Roger: Back when the Pelz’s had been wealthy they had a maid called Elma Orst. She was a young woman at that stage and they obviously treated her very well. She remained with them for six years until she got married, so during the time when they were well off. Then they fell on hard times. When Werner’s mother had heart trouble and she wasn’t particularly well, Elma came back and helped them. She acted as a de-facto maid, an unpaid maid, while they were living in these very humble flats, and at her own risk. She was not Jewish, and they were, and that was not the thing to do. The story is that she was the one who somehow gathered these letters and kept them. Yuti was in Auschwitz for four years and survived that, and she was on the death march, and as soon as she got back to Berlin, well was it Berlin, Hamburg I think, she found a way to contact Ami , as they called her.
One of the things that Hamish and I have been discussing for tonight was to try and get you the sense and flavour of the collection, and really which replicates the process which I have been going through in researching; rather than me talking about the book that I’m in the process of writing now, this will give you the things that have informed that, and are informing it. One of my great limitations – one of them; we were talking before about a technical thing, that’s another – is that I don’t have German, so that’s been a bit of a handicap. But fortunately I do have some good friends who are German, and one who has translated these letters between Werner and his parents. So this one was written on the 10th April 1939, and it’s from Ludwig. Most of them were written by Regina, Werner’s mother. This is on the second day of the Easter holiday break and they’ve moved to a slightly better flat than the one that Werner last lived in in Iranianstrasse in Berlin. They then had to sublet that flat so they’re down to one room, and they’ve got a balcony, and this balcony is the recurrent thing. It is the great joy of their life and it shows just how narrowed-down their lives have become. The fact that they can sit out on this balcony and get some sun on their backs is a great joy to them. By this stage it’s hard for them to go out and do much, so their lives are very confined. A lot of the terms of endearment and the way they refer to each other are very loving and they were a very loving family. Maybe it’s just me, but I think more generally what we think of when we look at those black-and-white photos, we think they’re formal, but these people would spend Sunday morning all in the same bed and they’d cuddle and talk, and it’s quite intense and physical, not that Victorian image that covers a long period of time in different cultures. They weren’t like that.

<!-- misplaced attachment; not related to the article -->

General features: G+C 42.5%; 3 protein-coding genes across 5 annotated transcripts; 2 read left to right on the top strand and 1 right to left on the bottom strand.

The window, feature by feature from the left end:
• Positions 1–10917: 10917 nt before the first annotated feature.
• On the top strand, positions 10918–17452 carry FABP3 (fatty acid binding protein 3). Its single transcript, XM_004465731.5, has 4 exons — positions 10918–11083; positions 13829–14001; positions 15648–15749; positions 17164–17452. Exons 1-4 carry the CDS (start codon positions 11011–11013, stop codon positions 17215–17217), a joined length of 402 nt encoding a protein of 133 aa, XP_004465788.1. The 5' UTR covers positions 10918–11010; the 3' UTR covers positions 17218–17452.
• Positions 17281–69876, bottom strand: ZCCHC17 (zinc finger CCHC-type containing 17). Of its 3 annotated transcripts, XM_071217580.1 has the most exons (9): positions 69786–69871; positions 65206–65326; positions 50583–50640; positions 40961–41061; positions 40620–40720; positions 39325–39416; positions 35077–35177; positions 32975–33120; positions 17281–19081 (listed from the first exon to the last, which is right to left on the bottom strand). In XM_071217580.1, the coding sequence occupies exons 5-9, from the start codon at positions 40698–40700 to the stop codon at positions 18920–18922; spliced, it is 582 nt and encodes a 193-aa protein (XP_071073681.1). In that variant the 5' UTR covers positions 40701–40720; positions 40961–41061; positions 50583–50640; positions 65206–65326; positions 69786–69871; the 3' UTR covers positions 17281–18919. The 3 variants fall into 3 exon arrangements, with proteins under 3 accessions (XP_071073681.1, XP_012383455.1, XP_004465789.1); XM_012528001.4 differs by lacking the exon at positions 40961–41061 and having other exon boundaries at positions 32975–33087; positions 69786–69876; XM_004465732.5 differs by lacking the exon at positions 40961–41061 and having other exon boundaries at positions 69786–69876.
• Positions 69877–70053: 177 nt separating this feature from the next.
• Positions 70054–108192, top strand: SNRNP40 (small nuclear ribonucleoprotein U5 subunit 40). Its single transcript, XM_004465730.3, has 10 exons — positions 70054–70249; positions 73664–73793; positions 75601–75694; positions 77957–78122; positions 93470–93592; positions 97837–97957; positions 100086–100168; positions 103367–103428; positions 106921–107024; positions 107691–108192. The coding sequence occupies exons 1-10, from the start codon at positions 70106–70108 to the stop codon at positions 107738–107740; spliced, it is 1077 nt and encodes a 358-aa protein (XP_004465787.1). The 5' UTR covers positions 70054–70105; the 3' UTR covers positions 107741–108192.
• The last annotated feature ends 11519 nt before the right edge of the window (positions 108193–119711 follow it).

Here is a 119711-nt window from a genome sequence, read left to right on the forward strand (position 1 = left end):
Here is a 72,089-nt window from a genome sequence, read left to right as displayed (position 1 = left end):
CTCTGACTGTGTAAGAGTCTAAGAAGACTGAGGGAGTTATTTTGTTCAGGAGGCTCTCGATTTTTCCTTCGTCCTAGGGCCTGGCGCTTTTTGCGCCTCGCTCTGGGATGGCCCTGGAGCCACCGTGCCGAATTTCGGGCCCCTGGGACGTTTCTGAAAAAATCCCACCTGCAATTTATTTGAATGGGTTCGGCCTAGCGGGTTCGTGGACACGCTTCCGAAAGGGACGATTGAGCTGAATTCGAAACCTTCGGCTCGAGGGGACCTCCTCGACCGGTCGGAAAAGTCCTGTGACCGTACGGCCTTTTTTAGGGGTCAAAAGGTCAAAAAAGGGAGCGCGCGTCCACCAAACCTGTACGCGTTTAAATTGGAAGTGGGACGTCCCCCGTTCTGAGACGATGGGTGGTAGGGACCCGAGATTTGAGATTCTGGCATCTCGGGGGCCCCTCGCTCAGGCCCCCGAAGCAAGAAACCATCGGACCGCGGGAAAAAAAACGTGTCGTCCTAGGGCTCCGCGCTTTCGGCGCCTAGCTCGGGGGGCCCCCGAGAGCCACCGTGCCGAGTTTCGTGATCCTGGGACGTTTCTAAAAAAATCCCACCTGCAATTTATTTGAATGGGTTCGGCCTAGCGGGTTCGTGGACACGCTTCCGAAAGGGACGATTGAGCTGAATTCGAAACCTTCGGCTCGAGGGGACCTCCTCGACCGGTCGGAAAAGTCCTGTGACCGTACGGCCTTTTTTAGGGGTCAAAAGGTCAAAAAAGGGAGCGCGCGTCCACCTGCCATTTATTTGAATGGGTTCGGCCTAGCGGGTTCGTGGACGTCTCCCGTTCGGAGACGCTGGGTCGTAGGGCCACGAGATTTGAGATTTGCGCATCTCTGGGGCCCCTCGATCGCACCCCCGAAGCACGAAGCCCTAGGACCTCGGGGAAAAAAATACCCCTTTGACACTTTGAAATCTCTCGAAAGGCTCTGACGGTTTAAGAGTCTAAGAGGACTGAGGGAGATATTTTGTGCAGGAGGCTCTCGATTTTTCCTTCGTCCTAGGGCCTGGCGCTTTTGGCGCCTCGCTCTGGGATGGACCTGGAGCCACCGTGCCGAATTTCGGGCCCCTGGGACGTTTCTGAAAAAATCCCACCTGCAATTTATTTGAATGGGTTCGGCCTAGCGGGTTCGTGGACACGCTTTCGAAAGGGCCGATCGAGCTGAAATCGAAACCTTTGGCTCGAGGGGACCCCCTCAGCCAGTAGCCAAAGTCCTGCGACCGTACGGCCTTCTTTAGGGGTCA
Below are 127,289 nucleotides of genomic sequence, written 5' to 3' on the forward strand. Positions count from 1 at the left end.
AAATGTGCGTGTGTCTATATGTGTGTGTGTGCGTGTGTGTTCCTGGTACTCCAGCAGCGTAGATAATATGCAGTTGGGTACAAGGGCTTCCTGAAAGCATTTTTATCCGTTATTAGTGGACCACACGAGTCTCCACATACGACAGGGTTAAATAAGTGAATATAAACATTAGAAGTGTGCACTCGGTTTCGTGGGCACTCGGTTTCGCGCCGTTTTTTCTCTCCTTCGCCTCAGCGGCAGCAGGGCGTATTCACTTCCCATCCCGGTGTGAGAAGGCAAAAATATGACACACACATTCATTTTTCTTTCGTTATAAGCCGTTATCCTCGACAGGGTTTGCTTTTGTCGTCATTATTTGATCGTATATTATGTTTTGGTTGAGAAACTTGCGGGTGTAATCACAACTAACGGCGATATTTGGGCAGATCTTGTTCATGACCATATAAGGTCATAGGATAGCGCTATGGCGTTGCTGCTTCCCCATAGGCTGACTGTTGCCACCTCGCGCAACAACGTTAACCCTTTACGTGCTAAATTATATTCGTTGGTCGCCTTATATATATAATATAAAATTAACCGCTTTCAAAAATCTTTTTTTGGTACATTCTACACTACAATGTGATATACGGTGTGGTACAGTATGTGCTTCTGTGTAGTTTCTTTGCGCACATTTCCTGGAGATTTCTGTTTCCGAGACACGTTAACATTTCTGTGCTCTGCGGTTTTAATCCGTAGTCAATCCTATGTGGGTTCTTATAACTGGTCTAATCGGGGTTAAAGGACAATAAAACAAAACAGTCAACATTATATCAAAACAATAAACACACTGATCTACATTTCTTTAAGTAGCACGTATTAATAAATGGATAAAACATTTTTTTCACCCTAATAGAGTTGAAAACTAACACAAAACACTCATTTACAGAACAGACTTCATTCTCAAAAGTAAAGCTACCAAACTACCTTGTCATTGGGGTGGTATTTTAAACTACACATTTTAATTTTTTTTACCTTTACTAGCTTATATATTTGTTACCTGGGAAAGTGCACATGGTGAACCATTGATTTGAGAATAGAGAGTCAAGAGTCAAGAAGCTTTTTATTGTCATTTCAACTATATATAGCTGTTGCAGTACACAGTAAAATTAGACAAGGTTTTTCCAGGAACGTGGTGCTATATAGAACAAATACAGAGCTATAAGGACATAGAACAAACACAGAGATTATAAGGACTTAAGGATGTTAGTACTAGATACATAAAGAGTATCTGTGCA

[Reads from the letter]
So my little boy, what would you think about an Easter stroll? How is it going for you? To walk with you, Mr Youngling, is amusing and brings its own benefits. It would be even nicer with our walk ending on the balcony. A million jobs await us. and now shall I do them all by myself? A new planter box must be made and painted, and a table and some other boxes made smaller, etc. The balcony shall become a little paradise, a retreat. I mistype so often today, I must write slower. After subletting the room our apartment is small again, just one little main room, but what would our apartment be without the balcony? It is a real joy. You will have some sympathy with that now. It must be terrific to work out in the open air, in nature. I am eager to hear how your work is going, how you are getting on being in a group.